Thursday, July 2, 2020 | ePaper

Bolivia crisis

'Five killed' in pro-Morales protest

  • Print

Bolivian riot police clash with supporters of Bolivia's ex-President Evo Morales during a protest against the interim government, in Sacaba, Chapare province, Cochabamba department. Internet photo

At least five people are reported to have been killed in Bolivia in clashes between supporters of former President Evo Morales and security forces.
A doctor in the central city of Sacaba said most of those killed and injured on Friday had bullet wounds, according to the Associated News agency. Bolivia's authorities did not report any deaths in the city.
Mr Morales resigned last Sunday amid protests following the presidential election. He has since fled to Mexico.
Mr Morales told the BBC earlier on Friday that there were no meaningful charges that could be brought against him over October's disputed election. He was responding to interim President Jeanine Áñez, who said he could be prosecuted if he returned to Bolivia. The new government has broken ties with Venezuela, and is also sending home more than 700 Cuban medics. The moves are meant to show that the new authorities are distancing themselves from Mr Morales' regional left-wing allies. Hospital director Guadalberto Lara told AP that most of the killed and injured in the town of Sacaba had bullet wounds. Witnesses said police opened fire on protesters  calling for the return of Mr Morales to Bolivia. Separately, an AFP correspondent said five supporters of the former president were killed after seeing the bodies at a local hospital. Also on Friday, riot police fired tear gas to disperse protesters in La Paz, the country's administrative centre, Mr Morales, 60, has said he was forced to stand down but did so willingly "so there would be no more bloodshed". But his resignation triggered clashes around Bolivia between his supporters and police. In Friday's interview with BBC Mundo, Mr Morales said: "What charges can they bring against me? Electoral fraud? "Do I administer the electoral commission?" he continued, arguing that several members of that body were key opposition figures.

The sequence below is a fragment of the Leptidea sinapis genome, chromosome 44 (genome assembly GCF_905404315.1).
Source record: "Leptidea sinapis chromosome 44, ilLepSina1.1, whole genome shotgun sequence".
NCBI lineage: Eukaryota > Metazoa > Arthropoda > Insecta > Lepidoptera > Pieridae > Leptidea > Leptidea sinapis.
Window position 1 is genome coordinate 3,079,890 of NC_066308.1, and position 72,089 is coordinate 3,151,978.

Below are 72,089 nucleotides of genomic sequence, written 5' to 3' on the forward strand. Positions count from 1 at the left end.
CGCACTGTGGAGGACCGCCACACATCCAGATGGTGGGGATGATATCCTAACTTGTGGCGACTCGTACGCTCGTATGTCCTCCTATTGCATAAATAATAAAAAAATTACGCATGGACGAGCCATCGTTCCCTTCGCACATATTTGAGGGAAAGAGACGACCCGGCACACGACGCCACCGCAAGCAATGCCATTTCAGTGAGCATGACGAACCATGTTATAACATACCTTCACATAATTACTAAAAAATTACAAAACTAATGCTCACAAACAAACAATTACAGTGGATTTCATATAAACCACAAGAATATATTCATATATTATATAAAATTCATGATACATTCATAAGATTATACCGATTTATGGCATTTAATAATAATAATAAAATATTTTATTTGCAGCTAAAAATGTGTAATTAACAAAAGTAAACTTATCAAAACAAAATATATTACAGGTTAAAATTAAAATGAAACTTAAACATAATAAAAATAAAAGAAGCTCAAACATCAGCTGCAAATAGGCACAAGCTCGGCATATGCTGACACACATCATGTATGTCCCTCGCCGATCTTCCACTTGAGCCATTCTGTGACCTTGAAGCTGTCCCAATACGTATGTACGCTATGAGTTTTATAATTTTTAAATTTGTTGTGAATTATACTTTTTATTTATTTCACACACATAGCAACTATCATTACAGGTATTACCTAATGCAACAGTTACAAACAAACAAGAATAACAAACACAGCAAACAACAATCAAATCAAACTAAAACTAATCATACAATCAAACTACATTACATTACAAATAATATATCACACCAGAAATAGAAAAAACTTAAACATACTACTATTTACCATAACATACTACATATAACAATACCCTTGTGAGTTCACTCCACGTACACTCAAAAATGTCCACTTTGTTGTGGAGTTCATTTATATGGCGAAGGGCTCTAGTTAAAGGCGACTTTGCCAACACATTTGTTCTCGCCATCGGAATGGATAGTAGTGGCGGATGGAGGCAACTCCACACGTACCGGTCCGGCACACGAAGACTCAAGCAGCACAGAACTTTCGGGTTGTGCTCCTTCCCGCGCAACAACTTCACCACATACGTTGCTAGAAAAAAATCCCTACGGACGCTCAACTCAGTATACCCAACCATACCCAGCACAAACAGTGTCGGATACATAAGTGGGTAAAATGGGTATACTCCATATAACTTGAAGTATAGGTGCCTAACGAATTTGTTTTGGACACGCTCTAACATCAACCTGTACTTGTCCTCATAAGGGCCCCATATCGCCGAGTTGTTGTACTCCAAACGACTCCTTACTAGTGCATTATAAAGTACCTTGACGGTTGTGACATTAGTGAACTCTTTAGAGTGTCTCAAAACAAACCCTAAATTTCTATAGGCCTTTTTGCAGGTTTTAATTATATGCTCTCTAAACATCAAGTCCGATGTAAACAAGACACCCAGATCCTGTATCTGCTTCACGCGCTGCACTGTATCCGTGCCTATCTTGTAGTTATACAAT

Mr Morales also rejected the idea that he could be banned from any future vote. "If I want to return, it's 'Evo can't come back'. Why so much fear of me?" he asked.Ms Áñez, 52, is a qualified lawyer and a fierce critic of Mr Morales. She was previously director of the Totalvision TV station, and has been a senator since 2010.
As the deputy Senate leader, Ms Áñez took temporary control of the body last Tuesday after Bolivia's vice-president and the leaders of the senate and lower house resigned. That put her next in line for the presidency under the constitution. The appointment of Ms Áñez, an opposition senator, as interim leader has been endorsed by Bolivia's Constitutional Court. Ms Áñez has said she wants to hold elections as soon as possible, denying that took place against Mr Morales. The US has recognised her as the leader, saying it looks forward to working with Bolivia's interim administration. Mr Morales has branded Ms Áñez "a coup-mongering right-wing senator" and condemned the US recognition of her interim rule. In the country, reaction to Ms Áñez's assumption of power has been mixed. Mr Morales, a former coca farmer, was first elected in 2005 and took office in 2006, the country's first leader from the indigenous community. He won plaudits for fighting poverty and improving Bolivia's economy but drew controversy by defying constitutional limits to run for a fourth term in October's election. Pressure had been growing on him since contested election results suggested he had won outright in the first round. The result was called into question by the Organization of American States (OAS), a regional body, which had found "clear manipulation" and called for the result to be annulled.